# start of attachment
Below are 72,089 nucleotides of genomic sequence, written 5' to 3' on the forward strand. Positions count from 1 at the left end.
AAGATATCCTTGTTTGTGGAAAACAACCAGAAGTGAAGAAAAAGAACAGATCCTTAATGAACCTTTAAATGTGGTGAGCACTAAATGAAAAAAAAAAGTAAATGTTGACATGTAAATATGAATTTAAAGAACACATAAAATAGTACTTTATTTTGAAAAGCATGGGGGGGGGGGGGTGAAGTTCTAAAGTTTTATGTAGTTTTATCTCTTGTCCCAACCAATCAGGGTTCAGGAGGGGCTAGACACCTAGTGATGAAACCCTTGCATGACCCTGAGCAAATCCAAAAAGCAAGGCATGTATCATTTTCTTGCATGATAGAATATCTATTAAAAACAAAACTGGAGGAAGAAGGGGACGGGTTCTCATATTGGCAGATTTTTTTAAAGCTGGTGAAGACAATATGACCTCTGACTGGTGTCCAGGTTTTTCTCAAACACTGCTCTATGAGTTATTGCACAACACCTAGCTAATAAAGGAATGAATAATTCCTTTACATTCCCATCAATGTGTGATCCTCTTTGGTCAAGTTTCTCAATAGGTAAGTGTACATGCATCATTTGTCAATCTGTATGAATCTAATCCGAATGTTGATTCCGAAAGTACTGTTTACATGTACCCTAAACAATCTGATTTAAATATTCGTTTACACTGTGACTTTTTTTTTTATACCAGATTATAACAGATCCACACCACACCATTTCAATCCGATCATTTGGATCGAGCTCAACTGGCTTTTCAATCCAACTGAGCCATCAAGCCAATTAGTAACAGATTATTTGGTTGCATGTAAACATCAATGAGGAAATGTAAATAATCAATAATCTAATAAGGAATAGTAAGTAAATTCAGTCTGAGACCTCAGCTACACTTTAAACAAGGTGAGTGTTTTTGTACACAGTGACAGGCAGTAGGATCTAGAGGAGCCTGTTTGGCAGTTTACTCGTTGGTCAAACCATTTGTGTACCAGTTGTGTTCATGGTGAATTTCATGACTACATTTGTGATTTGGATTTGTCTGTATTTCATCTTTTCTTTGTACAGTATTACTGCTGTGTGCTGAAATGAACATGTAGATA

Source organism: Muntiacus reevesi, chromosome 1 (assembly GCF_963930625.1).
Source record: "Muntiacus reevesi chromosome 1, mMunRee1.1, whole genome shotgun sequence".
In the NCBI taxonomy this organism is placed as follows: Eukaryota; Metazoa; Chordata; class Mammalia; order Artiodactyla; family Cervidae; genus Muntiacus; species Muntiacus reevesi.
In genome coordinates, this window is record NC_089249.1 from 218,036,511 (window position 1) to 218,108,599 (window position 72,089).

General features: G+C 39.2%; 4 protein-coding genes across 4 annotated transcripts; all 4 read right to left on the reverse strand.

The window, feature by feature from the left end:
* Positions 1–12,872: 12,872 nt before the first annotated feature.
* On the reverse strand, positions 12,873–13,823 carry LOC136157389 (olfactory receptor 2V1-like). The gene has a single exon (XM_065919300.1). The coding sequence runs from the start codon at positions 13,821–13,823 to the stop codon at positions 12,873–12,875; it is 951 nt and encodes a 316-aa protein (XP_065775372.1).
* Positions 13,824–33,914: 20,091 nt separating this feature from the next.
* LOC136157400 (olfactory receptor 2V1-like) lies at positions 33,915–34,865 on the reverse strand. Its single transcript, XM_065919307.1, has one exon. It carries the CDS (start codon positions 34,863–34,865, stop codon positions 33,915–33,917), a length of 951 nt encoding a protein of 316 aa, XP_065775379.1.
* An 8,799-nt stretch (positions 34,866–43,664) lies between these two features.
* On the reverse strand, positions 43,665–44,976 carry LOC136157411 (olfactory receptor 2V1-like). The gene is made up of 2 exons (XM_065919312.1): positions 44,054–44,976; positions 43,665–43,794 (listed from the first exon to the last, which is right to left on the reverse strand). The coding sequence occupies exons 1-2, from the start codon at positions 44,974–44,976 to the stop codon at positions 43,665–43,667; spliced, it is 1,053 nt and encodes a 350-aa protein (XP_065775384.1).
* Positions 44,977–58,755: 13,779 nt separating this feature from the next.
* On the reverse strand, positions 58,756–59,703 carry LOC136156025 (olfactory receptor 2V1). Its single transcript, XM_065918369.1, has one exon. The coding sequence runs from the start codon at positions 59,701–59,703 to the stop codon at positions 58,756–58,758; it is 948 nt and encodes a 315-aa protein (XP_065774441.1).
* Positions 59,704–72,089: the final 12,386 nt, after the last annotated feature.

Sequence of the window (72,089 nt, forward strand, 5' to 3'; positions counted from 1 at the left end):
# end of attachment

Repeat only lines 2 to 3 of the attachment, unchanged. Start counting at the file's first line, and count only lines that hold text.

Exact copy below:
AAGATATCCTTGTTTGTGGAAAACAACCAGAAGTGAAGAAAAAGAACAGATCCTTAATGAACCTTTAAATGTGGTGAGCACTAAATGAAAAAAAAAAGTAAATGTTGACATGTAAATATGAATTTAAAGAACACATAAAATAGTACTTTATTTTGAAAAGCATGGGGGGGGGGGGGTGAAGTTCTAAAGTTTTATGTAGTTTTATCTCTTGTCCCAACCAATCAGGGTTCAGGAGGGGCTAGACACCTAGTGATGAAACCCTTGCATGACCCTGAGCAAATCCAAAAAGCAAGGCATGTATCATTTTCTTGCATGATAGAATATCTATTAAAAACAAAACTGGAGGAAGAAGGGGACGGGTTCTCATATTGGCAGATTTTTTTAAAGCTGGTGAAGACAATATGACCTCTGACTGGTGTCCAGGTTTTTCTCAAACACTGCTCTATGAGTTATTGCACAACACCTAGCTAATAAAGGAATGAATAATTCCTTTACATTCCCATCAATGTGTGATCCTCTTTGGTCAAGTTTCTCAATAGGTAAGTGTACATGCATCATTTGTCAATCTGTATGAATCTAATCCGAATGTTGATTCCGAAAGTACTGTTTACATGTACCCTAAACAATCTGATTTAAATATTCGTTTACACTGTGACTTTTTTTTTTATACCAGATTATAACAGATCCACACCACACCATTTCAATCCGATCATTTGGATCGAGCTCAACTGGCTTTTCAATCCAACTGAGCCATCAAGCCAATTAGTAACAGATTATTTGGTTGCATGTAAACATCAATGAGGAAATGTAAATAATCAATAATCTAATAAGGAATAGTAAGTAAATTCAGTCTGAGACCTCAGCTACACTTTAAACAAGGTGAGTGTTTTTGTACACAGTGACAGGCAGTAGGATCTAGAGGAGCCTGTTTGGCAGTTTACTCGTTGGTCAAACCATTTGTGTACCAGTTGTGTTCATGGTGAATTTCATGACTACATTTGTGATTTGGATTTGTCTGTATTTCATCTTTTCTTTGTACAGTATTACTGCTGTGTGCTGAAATGAACATGTAGATA

Source organism: Muntiacus reevesi, chromosome 1 (assembly GCF_963930625.1).